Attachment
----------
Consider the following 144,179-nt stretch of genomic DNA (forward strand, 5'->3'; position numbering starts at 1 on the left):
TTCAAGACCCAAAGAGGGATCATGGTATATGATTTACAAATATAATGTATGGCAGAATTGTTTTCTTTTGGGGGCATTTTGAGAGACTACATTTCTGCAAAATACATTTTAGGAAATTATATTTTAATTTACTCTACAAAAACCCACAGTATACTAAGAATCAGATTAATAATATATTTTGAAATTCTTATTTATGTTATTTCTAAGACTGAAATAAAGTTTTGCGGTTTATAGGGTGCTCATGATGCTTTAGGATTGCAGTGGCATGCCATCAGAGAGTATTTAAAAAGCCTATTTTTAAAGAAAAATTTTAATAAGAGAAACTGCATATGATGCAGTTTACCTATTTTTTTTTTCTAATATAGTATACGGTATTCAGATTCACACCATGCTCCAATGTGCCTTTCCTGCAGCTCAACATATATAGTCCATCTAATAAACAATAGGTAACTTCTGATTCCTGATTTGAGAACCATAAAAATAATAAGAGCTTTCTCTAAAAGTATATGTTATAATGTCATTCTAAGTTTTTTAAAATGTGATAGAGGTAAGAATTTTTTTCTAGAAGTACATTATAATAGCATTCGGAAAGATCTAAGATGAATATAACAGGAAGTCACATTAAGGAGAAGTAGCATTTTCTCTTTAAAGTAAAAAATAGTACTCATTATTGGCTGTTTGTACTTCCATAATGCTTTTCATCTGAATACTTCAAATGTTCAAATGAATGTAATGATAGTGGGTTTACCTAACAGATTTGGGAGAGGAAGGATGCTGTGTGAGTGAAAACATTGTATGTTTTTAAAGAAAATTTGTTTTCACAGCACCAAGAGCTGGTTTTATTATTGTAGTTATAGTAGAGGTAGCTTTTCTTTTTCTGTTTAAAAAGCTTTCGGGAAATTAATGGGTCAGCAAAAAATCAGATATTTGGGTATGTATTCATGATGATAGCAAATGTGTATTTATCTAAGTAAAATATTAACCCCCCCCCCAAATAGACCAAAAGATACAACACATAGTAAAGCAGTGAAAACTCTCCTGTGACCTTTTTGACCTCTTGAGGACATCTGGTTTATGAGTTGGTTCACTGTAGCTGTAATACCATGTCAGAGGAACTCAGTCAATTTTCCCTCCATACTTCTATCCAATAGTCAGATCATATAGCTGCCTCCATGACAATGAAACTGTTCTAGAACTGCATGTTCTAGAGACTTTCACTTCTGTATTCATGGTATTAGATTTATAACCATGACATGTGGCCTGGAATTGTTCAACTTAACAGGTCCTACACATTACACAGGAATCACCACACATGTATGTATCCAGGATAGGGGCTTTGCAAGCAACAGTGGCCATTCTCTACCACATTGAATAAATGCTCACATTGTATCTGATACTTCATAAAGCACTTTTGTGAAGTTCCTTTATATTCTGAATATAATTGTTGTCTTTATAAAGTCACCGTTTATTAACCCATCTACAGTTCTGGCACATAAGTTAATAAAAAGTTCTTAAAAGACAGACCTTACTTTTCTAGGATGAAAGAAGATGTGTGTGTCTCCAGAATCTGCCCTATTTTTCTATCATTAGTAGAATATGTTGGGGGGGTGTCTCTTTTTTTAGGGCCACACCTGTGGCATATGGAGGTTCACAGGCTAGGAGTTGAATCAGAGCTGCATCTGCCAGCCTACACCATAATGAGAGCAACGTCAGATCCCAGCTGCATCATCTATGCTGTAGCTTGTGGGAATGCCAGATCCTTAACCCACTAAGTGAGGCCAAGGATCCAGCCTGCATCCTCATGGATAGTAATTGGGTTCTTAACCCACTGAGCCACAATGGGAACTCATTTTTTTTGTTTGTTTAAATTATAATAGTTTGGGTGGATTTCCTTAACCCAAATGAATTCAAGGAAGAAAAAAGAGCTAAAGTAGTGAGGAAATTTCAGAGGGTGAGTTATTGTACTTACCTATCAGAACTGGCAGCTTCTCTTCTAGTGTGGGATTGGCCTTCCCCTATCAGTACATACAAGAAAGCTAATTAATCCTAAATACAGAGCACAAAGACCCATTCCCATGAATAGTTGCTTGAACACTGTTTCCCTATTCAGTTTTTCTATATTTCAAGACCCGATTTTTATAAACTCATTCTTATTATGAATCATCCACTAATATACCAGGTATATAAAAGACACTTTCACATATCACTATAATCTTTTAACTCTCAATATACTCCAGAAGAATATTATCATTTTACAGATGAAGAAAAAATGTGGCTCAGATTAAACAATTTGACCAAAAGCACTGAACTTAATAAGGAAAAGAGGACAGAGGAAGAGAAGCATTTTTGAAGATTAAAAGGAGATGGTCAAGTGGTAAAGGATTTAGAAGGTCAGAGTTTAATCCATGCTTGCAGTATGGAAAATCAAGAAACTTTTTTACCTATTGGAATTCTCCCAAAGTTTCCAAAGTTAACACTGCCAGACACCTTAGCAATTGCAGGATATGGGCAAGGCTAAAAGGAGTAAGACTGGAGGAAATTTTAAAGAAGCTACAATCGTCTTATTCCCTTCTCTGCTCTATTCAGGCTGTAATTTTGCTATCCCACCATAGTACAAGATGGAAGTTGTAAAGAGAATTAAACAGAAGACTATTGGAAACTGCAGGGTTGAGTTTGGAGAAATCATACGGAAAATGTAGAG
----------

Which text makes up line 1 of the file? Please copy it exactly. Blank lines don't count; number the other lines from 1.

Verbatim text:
Consider the following 144,179-nt stretch of genomic DNA (forward strand, 5'->3'; position numbering starts at 1 on the left):